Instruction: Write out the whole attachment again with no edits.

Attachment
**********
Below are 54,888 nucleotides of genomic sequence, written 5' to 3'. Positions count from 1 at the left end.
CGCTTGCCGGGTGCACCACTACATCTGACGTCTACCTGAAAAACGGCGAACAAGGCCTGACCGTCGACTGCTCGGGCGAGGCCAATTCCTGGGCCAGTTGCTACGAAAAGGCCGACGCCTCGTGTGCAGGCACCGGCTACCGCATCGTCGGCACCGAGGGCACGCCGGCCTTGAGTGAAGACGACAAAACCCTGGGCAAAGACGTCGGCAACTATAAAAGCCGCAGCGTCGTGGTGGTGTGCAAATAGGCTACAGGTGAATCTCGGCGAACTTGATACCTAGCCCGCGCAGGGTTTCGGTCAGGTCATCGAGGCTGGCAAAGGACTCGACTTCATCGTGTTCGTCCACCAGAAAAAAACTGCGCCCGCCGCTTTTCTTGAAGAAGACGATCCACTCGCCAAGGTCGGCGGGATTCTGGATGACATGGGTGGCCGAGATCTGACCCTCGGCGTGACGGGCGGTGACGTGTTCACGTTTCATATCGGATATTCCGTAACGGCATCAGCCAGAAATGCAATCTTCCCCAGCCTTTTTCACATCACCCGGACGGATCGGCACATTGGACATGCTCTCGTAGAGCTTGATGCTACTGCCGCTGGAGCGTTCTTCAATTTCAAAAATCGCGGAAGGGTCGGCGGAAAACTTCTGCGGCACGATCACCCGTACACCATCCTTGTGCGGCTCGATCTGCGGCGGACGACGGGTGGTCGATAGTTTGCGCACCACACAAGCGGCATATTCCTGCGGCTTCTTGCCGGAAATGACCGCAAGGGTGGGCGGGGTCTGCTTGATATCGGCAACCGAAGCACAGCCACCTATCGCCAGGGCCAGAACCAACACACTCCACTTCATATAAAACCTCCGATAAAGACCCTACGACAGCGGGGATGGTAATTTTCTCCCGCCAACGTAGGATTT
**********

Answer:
Below are 54,888 nucleotides of genomic sequence, written 5' to 3'. Positions count from 1 at the left end.
CGCTTGCCGGGTGCACCACTACATCTGACGTCTACCTGAAAAACGGCGAACAAGGCCTGACCGTCGACTGCTCGGGCGAGGCCAATTCCTGGGCCAGTTGCTACGAAAAGGCCGACGCCTCGTGTGCAGGCACCGGCTACCGCATCGTCGGCACCGAGGGCACGCCGGCCTTGAGTGAAGACGACAAAACCCTGGGCAAAGACGTCGGCAACTATAAAAGCCGCAGCGTCGTGGTGGTGTGCAAATAGGCTACAGGTGAATCTCGGCGAACTTGATACCTAGCCCGCGCAGGGTTTCGGTCAGGTCATCGAGGCTGGCAAAGGACTCGACTTCATCGTGTTCGTCCACCAGAAAAAAACTGCGCCCGCCGCTTTTCTTGAAGAAGACGATCCACTCGCCAAGGTCGGCGGGATTCTGGATGACATGGGTGGCCGAGATCTGACCCTCGGCGTGACGGGCGGTGACGTGTTCACGTTTCATATCGGATATTCCGTAACGGCATCAGCCAGAAATGCAATCTTCCCCAGCCTTTTTCACATCACCCGGACGGATCGGCACATTGGACATGCTCTCGTAGAGCTTGATGCTACTGCCGCTGGAGCGTTCTTCAATTTCAAAAATCGCGGAAGGGTCGGCGGAAAACTTCTGCGGCACGATCACCCGTACACCATCCTTGTGCGGCTCGATCTGCGGCGGACGACGGGTGGTCGATAGTTTGCGCACCACACAAGCGGCATATTCCTGCGGCTTCTTGCCGGAAATGACCGCAAGGGTGGGCGGGGTCTGCTTGATATCGGCAACCGAAGCACAGCCACCTATCGCCAGGGCCAGAACCAACACACTCCACTTCATATAAAACCTCCGATAAAGACCCTACGACAGCGGGGATGGTAATTTTCTCCCGCCAACGTAGGATTT